You are exactly right!  They are MADE to pump against a restriction.  If there was no restriction, you wouldn't need a pump to start with.  I will attach a pump curve you can print out to show them.  A curve shows what a pump is designed to do at different amounts of "restriction".  Any pump will produce less GPM in a deep well (more restriction) and more GPM in a shallower well (less restriction). 

The attached curve shows a 2HP pump at 28 GPM, with a 1.2 service factor it is pulling a 2.3HP load with only 200' (86 PSI) restriction.  But when you restrict it further to 320' of head (138 PSI) it is only pumping 2 GPM and only drawing 0.8HP load.  That is just the way pumps work.  There is a BIG myth-understanding about this.  Everybody thinks restricting a pump makes it work harder, when just the opposite is true. 

That pump producing 28 GPM thinks it is in a 200' deep well and draws up to the maximum service factor load, which is 13.8 amps.  But when you restrict it more and make it think it is in a 320' deep well, it can only produce 2 GPM and only drawing 0.8HP load, which is about 5 amps.  The maximum amps or heat that motor can handle is 13.8 amps, so when it is only drawing 5.0 amps, it is just loping along, running cooler, needed less flow for cooling, and will ultimately last longer because of it.  Not to mention that the restriction from the CSV is what keeps the pump from producing more water than is being used, which is how it eliminates the cycling. 

Running cooler at reduced amps and eliminating the cycling will make this pump last several times MORE than it was designed to do, not shorten its life in anyway.

The only restriction that will hurt a pump is one that make the water heat up.  And since the CSV can never completely close, that cannot happen.  As a matter of fact the minimum flow built into the CSV (1 GPM) is designed to be several times more than the pump actually needs to stay cool anyway.  It just takes very little cool water to keep a motor/pump happy when it is only drawing 40-50% of max amps and not actually producing any heat.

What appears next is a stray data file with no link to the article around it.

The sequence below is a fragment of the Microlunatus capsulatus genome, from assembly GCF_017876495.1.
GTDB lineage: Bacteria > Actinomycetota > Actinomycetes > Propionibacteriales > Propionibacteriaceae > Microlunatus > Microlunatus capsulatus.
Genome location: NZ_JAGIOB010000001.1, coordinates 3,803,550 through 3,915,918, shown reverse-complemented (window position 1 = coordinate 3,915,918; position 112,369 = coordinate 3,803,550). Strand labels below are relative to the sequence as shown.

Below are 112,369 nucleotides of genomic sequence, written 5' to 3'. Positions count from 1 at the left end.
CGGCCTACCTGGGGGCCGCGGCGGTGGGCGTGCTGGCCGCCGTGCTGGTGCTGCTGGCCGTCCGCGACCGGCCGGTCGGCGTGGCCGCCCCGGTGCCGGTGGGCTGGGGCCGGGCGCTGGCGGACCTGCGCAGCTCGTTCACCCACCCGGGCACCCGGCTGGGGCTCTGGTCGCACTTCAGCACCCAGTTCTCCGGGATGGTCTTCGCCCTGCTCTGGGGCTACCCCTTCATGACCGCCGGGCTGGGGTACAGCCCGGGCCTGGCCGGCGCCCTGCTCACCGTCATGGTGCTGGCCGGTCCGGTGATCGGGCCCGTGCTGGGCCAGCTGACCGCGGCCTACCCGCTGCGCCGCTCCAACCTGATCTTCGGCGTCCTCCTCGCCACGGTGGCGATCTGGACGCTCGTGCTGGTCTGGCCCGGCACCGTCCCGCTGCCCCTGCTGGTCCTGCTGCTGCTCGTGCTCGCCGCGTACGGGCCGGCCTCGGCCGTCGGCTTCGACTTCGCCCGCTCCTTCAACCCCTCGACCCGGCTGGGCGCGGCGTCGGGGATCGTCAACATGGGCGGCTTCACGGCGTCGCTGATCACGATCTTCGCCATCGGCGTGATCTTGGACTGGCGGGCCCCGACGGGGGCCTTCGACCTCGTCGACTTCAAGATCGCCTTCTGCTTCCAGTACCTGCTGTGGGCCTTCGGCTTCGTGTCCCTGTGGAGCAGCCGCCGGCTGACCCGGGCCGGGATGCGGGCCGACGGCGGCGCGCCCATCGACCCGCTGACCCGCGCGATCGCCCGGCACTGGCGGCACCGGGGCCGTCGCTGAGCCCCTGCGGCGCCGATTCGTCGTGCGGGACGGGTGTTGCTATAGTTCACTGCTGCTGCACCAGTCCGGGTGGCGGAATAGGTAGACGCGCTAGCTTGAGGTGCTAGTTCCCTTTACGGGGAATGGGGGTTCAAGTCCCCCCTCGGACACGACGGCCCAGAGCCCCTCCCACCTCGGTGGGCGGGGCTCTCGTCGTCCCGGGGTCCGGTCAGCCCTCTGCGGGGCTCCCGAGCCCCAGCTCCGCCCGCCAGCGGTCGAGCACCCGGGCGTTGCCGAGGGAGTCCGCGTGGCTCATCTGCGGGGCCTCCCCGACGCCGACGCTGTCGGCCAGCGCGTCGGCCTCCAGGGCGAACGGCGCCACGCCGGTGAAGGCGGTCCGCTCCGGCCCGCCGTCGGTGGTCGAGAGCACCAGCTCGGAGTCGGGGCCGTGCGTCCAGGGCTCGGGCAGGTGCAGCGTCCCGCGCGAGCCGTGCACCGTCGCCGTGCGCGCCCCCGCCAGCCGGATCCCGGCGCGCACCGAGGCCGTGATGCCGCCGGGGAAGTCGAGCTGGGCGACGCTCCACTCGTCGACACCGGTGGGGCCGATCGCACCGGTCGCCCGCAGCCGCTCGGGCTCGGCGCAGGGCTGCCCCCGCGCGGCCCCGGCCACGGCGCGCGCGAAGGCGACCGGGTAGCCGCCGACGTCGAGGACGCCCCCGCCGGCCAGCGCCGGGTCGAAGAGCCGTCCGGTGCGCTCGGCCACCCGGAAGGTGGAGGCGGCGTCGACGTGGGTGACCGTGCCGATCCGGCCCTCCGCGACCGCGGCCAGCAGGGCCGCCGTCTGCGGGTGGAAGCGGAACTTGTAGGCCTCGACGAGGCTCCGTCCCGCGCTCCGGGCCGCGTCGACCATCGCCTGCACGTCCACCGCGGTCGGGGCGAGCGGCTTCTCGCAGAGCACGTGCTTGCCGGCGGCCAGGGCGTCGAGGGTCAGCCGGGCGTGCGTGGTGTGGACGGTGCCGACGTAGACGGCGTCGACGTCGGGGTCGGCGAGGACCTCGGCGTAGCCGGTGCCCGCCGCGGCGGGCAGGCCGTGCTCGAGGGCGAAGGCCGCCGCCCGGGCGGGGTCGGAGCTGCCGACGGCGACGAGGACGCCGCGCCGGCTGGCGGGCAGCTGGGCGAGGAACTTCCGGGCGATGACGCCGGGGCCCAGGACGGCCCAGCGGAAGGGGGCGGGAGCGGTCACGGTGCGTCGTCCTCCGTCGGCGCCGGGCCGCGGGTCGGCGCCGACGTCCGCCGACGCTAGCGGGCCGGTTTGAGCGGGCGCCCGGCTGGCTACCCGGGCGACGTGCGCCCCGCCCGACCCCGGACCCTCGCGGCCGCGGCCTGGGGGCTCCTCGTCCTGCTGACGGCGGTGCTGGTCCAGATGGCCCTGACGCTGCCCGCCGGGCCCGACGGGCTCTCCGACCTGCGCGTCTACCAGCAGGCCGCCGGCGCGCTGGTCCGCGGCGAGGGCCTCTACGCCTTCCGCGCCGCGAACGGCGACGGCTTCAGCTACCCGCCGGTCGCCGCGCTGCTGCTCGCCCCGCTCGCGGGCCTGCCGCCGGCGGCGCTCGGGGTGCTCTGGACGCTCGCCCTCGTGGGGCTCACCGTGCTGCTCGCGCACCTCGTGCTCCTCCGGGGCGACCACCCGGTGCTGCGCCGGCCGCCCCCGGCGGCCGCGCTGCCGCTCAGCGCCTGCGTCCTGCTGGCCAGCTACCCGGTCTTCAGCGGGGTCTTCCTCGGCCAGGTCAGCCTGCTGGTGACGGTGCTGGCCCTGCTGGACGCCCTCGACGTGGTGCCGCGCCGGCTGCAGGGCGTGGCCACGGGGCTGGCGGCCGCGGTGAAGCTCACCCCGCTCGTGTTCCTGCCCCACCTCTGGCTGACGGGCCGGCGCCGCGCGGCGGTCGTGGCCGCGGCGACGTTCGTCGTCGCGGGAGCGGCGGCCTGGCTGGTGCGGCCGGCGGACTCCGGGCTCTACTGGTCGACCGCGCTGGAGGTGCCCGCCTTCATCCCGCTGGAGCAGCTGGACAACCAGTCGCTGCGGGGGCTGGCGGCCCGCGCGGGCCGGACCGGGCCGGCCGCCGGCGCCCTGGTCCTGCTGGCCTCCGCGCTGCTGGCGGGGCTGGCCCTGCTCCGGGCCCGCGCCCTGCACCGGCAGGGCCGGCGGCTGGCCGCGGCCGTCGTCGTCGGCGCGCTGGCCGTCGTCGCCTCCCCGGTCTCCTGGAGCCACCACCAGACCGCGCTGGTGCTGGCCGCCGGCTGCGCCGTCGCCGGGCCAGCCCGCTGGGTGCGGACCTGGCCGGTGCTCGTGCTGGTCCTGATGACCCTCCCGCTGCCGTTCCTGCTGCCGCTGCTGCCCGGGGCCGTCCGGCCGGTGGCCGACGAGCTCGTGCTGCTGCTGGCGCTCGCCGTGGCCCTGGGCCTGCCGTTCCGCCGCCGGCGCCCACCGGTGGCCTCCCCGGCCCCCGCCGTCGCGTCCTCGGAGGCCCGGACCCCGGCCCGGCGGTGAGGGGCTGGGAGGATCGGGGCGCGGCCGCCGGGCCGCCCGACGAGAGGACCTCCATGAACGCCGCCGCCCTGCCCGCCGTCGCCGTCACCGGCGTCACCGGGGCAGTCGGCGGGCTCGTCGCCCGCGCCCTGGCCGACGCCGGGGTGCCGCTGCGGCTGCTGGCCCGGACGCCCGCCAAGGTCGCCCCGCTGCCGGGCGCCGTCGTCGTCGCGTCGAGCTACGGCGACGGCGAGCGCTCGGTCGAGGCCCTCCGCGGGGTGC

I was doing VFD's 30+ years ago when I figured this out.  A VFD is just trying to trick a pump into doing something it already does naturally.

Hope this helps.

Thanks
Cary

4
Reviews / 8 Years with No Problems
« on: August 09, 2017, 10:19:27 AM »
8 years in service with no problems.  Two 3HP, one 5HP centrifugal pumps.   One 10HP submersible with 3” Cycle Stop Valve, and one 5HP with 2” Cycle Stop Valve.  5 Cycle Stop Valves total on this system.  Can’t imagine how much it would cost to try and keep VFD’s working on a system like this. 
Gary Kirkham

5
Reviews / Against the Well Drillers Advice
« on: July 05, 2017, 02:45:07 PM »
I have a new home with a new irrigations system. The Irrigation system has 13 zone with 6 heads on each zone at a total of 18 gpm. I have a close friend that is in the irrigation business that told me that when I had a well drilled to have them install a Cycle Stop Valve.

When I contracted with a well driller for a new well and I asked him about the Cycle Stop Valve he immediately went negative. So I just dropped it. We drilled to 410' and installed a 3hp pump putting out about 30gpm.

After the well was installed and the irrigation system was on, the pump
would cycle on and off about every 4 or 5 minutes. This would go on for 4½ hours every morning. Common sense told me this was going to cause premature failure of the submersible pump.

So against my drillers advise, I installed the CSV125-3. Now the pump comes on at 40psi, pumps up to 50psi and stays there the entire time that the irrigation system is running. Once the irrigation system turns off, the pressure goes to 60psi and the pump shuts off.

*Everything works just like your website said it would. *

*I am a very happy camper.*


Thanks

Warren


6
Pictures and Cad drawings of pump systems / CSV Minimum Flow Chart
« on: June 08, 2017, 12:23:15 PM »
Minimum flow rate through Cycle Stop Valves at various differential pressures.

7
Fresh water supply for treatment plant

8
Pump Station Pictures / Buckaner Bay GC Rockport TX 1996
« on: March 09, 2016, 10:49:06 AM »
Rockport Texas

9
Pump Station Pictures / Jamaica Boynton Pump 2001
« on: March 09, 2016, 10:46:39 AM »
Jamaica Golf Course

10
Pump Station Pictures / Big Cedar Country Club 1997
« on: March 09, 2016, 10:43:50 AM »
Big Cedar Country Club

11
Pump Station Pictures / Bent Tree Golf Course 1999
« on: March 09, 2016, 10:41:22 AM »
Underwood Iowa

12
Pump Station Pictures / Bell Milam Falls Municipal system 2001
« on: March 09, 2016, 10:39:00 AM »
Cameron Texas

13
Pump Station Pictures / Baker Crossing Golf Course 2002
« on: March 09, 2016, 10:35:38 AM »
Baker Crossing GC

14
Pump Station Pictures / Austin Pump multistage pump with filter 2002
« on: March 09, 2016, 10:33:36 AM »
Austin Pump multistage pump with filter

15
Pump Station Pictures / Atlanta Falcons practice field 2002
« on: March 09, 2016, 10:31:07 AM »
Atlanta Falcons practice field 2002

Pages: [1] 2 3 ... 15